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Solution to part (c)
Show how hill climbing can be used for the problem. Suppose a
neighbor is obtained by increasing or decreasing the value of one of
the variables by 1, the heuristic function to be maximized is the
number of satisfied constraints, and you always choose a neighbor
with the maximal heuristic value.
 There are many variants. Here is one:
A  B  C  D  E  h 
1  1  1  1  1  1 
1  1  2  1  1  4 
1  2  2  1  1  5 
1  3  2  1  1  6 
1  3  2  2  1  6 
1  3  2  3  1  6 
1  4  2  3  1  7

Here is another:
A  B  C  D  E  h 
1  1  1  1  1  1 
1  1  2  1  1  4 
1  2  2  1  1  5 
1  2  3  1  1  5 
1  3  3  1  1  5 
1  3  3  2  1  6 
1  4  3  2  1  7

 Again there are many variants:
A  B  C  D  E  h 
3  3  2  1  4  4 
4  3  2  1  4  5 
4  4  2  1  4  5 
4  3  2  1  4  5

This can meander for a long time, but it never gets out of the local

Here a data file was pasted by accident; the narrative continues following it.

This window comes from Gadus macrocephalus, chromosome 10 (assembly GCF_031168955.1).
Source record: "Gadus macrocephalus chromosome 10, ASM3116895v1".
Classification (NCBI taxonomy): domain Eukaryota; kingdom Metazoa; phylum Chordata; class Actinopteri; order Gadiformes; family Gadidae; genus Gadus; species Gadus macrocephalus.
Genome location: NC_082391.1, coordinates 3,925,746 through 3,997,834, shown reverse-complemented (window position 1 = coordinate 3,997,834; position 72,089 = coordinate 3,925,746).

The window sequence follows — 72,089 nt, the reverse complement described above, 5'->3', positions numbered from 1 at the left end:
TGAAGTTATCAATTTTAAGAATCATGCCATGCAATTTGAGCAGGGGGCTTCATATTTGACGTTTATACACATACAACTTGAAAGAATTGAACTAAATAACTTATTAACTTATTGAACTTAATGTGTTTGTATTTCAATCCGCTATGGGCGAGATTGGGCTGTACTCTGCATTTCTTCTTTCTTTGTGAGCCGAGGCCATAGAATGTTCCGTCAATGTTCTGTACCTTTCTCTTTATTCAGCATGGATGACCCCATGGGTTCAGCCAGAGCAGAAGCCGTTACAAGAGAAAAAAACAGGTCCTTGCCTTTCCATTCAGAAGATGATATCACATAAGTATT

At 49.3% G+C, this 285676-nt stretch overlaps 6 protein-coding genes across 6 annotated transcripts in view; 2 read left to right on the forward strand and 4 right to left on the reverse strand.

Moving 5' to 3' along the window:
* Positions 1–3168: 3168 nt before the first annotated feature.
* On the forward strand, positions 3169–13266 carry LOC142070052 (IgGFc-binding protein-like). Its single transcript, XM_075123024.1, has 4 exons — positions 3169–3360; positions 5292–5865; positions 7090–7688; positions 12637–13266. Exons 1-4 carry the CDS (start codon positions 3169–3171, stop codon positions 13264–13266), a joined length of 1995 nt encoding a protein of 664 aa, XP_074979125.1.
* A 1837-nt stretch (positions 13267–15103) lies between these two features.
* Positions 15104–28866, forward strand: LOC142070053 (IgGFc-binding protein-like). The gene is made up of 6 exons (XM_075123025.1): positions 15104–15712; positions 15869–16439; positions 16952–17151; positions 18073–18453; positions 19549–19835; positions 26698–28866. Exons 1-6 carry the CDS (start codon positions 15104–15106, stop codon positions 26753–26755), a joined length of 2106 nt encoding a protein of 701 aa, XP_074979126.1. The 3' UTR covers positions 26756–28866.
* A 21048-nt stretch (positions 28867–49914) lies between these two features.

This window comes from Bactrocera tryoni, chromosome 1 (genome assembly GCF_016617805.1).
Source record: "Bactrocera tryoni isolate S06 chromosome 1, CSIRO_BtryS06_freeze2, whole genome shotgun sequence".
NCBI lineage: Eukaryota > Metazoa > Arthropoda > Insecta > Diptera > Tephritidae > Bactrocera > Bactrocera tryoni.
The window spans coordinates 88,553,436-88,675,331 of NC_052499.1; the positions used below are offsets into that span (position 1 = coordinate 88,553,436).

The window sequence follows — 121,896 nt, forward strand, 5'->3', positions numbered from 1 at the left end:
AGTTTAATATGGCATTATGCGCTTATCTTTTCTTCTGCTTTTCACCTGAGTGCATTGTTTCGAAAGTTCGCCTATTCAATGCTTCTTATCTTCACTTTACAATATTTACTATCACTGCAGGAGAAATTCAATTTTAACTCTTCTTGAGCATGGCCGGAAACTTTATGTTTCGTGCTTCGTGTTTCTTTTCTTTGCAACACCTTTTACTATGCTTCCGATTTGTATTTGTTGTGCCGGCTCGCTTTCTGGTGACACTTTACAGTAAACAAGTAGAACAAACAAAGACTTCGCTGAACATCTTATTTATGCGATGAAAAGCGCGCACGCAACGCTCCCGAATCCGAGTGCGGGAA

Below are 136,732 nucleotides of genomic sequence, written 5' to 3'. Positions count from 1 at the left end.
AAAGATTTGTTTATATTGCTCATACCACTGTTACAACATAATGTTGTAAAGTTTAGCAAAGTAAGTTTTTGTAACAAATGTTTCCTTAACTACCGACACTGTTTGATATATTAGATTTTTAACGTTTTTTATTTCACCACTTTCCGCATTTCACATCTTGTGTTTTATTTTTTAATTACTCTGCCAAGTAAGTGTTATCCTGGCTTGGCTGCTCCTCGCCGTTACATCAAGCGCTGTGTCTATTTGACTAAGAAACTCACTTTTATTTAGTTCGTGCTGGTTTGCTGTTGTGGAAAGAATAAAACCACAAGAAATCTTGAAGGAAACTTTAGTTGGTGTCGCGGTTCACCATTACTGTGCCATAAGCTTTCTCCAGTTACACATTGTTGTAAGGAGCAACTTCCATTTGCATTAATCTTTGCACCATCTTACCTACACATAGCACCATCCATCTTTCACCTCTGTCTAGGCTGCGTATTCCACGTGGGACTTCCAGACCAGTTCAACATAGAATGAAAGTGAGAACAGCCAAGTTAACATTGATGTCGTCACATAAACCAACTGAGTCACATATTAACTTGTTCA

minima.
Here is another run:
A  B  C  D  E  h 
3  3  2  1  4  4 
3  3  2  1  3  5 
3  4  2  1  3  5

Again we can't go anywhere except alternate between the last two
assignments.
This is a small plateau.

A better heuristic would be to notice that if we have a constraint
X>Y that increasing X, even if it doesn't make it greater than Y
is a useful move. Hence one heuristic is to count a the achievement of
X>Y by 1, but a violation of X>Y by the value XY (which could
be negative). This would allow us to avoid the second local minima we
found.
Another may be to count the inequality and the even/odd constraints as
less important on the grounds that they it is often useful to violate
them temporarily, and they are easy to achieve (by moving a value by
one).
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material, ©David Poole, Alan Mackworth and Randy Goebel, 1999